Here's your homework: take a walk alone. Sit quietly for a few extra minutes in the morning. Sit outside in a beautiful place. Be still and know God. And the rest will come!

Several years ago I heard a tv special in which TV actress Jane Fonda said this about life: "We are not meant to be perfect. We are meant to be whole."

Hearing it was one of those stop me in my tracks kind of moments because what truth!

I need to say it again: We are not meant to be perfect. We are meant to be whole people.

And being whole is not about: "Bam! Now I've got my stuff together" but rather a really long journey. In my faith tradition, we call this spiritual formation.

Yet, how much of our lives do we live striving for perfection?

A diet the starves us. A succession plan at work that enslaves us. And, keeping a pristine yard that exhausts us.  

And not only this. Some of us won't go out of our house without our make-up.

We photoshop our Christmas card photos.

We don't say what is troubling us in the church prayer request time or even around the table at lunch with girlfriends.

And as a result, sure, we might look good in public and be the envy of others for our wonderful lives. But, perfectionism costs us something. Here are 4 things:

1. We slowly loose respect of others. 

I can smell a fake 50 feet away, can't you? I don't respect (or follow for that matter) people who aren't telling the truth. 

Fakers are not those who make it to the top in the very end.

Fakers are not the friends you call in the middle of the night when you need a friend. Fakers are not the ones who are cared for in community when life hits it most rocky patches.

2. Our objectivity is gone

In the race toward perfection we begin to "see ourselves more highly than we ought" as Paul warns against in the book of Romans.

You know those perfect friends of yours who always have the best plan for how to make their spouse do exactly what they want to do on Friday night, or how to start potty training their child at 18 months old, or who achieve the highest percentage of weight loss in only a month?

They are living the lie.

And what is worse is they don't even see it.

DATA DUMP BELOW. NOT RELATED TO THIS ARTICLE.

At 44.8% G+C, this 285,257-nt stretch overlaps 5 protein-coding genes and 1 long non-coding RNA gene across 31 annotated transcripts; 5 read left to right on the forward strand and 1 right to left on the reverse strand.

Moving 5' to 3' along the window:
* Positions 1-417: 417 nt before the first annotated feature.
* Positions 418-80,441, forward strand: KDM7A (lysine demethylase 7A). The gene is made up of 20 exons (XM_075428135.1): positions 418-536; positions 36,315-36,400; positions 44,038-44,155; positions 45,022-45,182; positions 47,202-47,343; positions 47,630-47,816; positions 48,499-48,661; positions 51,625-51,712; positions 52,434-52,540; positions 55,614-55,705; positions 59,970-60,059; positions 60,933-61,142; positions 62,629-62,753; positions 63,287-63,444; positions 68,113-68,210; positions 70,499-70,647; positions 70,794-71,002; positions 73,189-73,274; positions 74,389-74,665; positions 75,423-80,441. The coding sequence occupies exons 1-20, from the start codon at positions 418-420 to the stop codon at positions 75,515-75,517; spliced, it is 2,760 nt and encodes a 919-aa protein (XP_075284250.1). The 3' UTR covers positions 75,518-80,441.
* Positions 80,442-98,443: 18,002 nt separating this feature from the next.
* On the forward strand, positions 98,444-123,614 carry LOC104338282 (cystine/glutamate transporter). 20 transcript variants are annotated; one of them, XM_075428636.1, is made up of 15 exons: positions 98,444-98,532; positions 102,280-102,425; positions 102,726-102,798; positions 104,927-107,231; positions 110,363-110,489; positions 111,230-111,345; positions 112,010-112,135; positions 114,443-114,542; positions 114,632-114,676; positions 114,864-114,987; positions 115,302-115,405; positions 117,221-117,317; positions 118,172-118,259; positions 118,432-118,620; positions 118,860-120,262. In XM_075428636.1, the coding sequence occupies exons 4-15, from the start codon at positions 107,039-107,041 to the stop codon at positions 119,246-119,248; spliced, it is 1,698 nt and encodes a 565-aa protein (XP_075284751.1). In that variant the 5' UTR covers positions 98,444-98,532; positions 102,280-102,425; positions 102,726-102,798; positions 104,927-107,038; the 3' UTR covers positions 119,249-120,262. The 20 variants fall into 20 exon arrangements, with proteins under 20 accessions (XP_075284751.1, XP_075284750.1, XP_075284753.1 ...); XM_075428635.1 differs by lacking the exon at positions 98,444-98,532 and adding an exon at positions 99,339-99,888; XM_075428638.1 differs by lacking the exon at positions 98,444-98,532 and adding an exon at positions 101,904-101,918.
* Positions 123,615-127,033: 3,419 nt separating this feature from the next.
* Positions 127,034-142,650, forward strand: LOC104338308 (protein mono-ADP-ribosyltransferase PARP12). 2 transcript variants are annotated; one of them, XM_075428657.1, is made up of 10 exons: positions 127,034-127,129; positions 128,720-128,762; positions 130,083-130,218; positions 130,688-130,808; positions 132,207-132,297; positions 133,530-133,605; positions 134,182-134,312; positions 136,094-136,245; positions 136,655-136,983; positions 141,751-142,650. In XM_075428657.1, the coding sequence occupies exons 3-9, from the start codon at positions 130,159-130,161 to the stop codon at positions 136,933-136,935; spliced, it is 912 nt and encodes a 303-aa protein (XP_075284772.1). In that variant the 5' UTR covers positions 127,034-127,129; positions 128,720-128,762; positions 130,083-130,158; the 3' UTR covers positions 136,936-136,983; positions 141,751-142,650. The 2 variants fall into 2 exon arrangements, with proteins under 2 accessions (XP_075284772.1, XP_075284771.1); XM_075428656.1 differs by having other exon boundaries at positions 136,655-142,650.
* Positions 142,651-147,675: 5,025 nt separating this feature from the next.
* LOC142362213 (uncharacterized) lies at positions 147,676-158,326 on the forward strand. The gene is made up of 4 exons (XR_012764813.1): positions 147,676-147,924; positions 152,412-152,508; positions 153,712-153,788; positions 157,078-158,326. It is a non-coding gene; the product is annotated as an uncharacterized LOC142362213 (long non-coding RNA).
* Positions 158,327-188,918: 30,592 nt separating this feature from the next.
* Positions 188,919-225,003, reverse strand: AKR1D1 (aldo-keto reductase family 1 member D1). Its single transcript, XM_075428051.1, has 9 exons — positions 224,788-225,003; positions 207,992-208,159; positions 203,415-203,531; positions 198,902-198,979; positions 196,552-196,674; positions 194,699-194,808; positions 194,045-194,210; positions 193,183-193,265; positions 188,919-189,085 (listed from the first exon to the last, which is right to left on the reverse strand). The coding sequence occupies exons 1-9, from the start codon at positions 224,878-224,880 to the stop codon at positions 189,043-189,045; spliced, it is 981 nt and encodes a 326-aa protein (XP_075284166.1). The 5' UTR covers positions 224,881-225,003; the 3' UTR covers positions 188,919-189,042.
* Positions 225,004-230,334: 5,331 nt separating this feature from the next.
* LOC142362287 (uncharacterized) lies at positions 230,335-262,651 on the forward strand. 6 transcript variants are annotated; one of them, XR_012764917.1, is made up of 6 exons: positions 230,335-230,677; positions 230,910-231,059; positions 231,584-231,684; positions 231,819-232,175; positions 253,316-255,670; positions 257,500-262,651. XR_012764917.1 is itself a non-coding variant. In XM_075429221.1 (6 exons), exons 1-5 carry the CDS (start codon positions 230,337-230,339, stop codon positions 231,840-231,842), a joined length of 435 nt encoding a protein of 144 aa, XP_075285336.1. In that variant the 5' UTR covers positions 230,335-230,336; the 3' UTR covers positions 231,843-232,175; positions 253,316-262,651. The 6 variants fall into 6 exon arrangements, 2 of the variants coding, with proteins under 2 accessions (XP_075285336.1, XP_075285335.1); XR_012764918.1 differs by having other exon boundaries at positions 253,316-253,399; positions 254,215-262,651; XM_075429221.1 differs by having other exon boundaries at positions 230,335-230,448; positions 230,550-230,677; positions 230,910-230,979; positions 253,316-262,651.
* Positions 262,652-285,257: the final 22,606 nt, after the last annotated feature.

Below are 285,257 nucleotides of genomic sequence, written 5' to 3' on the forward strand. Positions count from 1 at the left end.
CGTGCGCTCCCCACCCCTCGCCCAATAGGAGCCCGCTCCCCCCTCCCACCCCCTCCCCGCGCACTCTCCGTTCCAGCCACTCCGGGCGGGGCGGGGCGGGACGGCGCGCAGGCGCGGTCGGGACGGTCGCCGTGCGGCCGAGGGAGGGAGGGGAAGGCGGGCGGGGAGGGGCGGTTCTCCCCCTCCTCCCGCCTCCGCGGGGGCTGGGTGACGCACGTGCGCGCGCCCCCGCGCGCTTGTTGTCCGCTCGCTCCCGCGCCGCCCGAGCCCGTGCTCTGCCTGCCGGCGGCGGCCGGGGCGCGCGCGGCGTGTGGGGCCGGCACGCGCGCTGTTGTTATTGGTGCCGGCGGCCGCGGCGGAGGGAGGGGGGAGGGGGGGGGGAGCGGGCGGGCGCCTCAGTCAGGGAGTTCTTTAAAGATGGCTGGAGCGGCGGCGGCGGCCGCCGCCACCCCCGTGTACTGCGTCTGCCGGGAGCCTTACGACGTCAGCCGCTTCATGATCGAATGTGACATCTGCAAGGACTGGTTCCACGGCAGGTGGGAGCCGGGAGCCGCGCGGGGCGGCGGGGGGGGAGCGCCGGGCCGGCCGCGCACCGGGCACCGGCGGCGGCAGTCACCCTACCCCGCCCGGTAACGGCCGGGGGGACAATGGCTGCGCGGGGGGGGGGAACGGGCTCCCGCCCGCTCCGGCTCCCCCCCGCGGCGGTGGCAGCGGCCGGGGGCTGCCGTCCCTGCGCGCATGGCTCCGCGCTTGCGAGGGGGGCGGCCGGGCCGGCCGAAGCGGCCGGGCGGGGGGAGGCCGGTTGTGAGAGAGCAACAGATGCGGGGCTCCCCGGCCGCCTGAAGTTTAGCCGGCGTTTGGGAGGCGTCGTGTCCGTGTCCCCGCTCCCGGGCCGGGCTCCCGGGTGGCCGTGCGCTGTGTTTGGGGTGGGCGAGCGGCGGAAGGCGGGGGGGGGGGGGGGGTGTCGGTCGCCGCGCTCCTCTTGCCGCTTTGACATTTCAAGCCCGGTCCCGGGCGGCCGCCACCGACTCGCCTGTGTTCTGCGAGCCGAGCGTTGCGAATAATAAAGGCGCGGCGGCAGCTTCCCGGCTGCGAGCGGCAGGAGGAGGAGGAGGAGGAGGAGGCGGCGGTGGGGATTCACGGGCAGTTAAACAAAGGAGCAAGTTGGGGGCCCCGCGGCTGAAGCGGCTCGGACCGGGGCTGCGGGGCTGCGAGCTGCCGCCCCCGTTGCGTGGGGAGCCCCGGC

Sure, there are times when out of the norm things happen that are wonderful, but to be human is to NOT have your surroundings exactly aligned as if we were in charge of our own universe. We all have bad luck sometimes.

3.  A compassionate presence

Those who are in the rat race to be perfect, often don't have the time for others. These folks don't have time to stop and help a co-worker.

They don't have time to consider the recent losses experienced by a friend.

Friends like this don't have time to simply sit with a person through long-term crisis.


Because all of these things slow a perfectionist seeker down.

And not only this, I don't know how many times that people have said to me as a pastor, "I'd wish could help ____ who needs help but I can't. I'm not sure I would know what to say or do." Perfectionism often paralyzes us from what could be human to human encounters of love.

4.  We loose the gift of vulnerability for ourselves!

Brene Brown has become the queen of talks about vulnerability. Her book The Gift of Imperfection became a national best seller (if that tells you anything about American culture and what we most crave).

She says this about vulnerabilities' gifts for us: “Owning our story can be hard but not nearly as difficult as spending our lives running from it.

Embracing our vulnerabilities is risky but not nearly as dangerous as giving up on love and belonging and joy—the experiences that make us the most vulnerable.

Only when we are brave enough to explore the darkness will we discover the infinite power of our light.”  

Simply put: in perfectionism, we miss out on the possibility of tapping into our own full world-changing potential.

Show more of your warts today!